The health benefits of juice cleanses and detox diets have been touted in magazines and on talk shows for the past couple of years. It has grown to become a $5 billion industry, and there is no shortage of consumer reports on how great the cleanses make people feel.
Yet, there is no scientific evidence that these cleanses actually detoxify your system, and in some instances, they can even do more harm than good.
So why do people consume these diets if they haven’t been proven to be beneficial?
Cleanses purport benefits such as improvements with immune system function, fatigue and depression; weight loss; and an overall detoxification of your system. In reality, however, there is no scientific evidence in support that cleansing does any of these. In fact, such diets may not actually remove toxins from your body.
Your kidneys and liver are primarily responsible for detoxfying most of the toxins you consume. In other words, your body (including the colon) already cleanses and detoxes itself. The benefits people report are likely a result of eliminating fats, sugars and processed foods from their diets, nothing else.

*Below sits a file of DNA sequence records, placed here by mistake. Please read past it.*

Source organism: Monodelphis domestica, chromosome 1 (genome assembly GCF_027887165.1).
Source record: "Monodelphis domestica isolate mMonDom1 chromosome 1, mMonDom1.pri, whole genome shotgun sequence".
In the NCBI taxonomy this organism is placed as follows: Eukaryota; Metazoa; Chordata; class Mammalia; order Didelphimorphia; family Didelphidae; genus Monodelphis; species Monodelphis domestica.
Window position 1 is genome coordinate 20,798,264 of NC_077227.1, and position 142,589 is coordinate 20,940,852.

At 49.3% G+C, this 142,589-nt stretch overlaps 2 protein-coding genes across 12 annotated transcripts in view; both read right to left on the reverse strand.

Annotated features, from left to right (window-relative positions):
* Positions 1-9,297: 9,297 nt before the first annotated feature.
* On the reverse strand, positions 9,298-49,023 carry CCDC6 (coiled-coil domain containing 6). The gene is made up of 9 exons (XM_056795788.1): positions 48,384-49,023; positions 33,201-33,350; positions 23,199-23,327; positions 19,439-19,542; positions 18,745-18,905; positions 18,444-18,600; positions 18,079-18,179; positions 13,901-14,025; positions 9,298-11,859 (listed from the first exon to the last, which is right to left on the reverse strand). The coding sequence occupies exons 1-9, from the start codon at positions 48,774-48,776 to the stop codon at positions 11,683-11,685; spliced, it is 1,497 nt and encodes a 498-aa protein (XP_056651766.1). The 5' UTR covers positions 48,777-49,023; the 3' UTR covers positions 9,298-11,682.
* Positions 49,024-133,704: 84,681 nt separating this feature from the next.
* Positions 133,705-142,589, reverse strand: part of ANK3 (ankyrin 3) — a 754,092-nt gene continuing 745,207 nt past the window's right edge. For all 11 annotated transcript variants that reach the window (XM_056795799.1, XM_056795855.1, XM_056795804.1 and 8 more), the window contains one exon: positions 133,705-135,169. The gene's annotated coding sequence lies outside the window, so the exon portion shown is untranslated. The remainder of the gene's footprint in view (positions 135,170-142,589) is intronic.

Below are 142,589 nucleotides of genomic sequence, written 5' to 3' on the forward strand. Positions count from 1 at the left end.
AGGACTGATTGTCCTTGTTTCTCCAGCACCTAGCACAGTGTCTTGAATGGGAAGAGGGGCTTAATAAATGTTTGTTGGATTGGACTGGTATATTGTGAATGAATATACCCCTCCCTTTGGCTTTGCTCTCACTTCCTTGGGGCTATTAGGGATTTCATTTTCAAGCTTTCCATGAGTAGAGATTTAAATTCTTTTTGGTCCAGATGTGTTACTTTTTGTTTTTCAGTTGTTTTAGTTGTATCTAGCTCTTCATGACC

The Food and Drug Administration (FDA) considers such cleanses as supplements, so they don’t regulate production or distribution. In other words, because cleanses don’t have to meet the rigorous requirements that other prescription medications do, these companies can make unsubstantiated claims.
Speak with your doctor before beginning any detox or cleanse. Certain cleanses may restrict or eliminate important nutrients, and by cleansing, you could potentially worsen your health situation.
While yes, you may lose some weight during your cleanse, it is primarily due to the drastic reduction in caloric intake and the loss of fluids and waste, and will be promptly reversed once you resume a normal diet. Too much of a weight loss, especially due to fluid loss alone, can be harmful.
Cleanses and detoxes can be considered fad diets, which we all know are not viable long-term solutions to weight loss and healthy eating. You are much better off focusing on a diet of fruits, vegetables, lean protein and whole grains.
Dr. David B. Samadi joined Fox News Channel (FNC) in 2009 as a medical contributor. In this capacity, he contributes to both FNC and Fox News Health.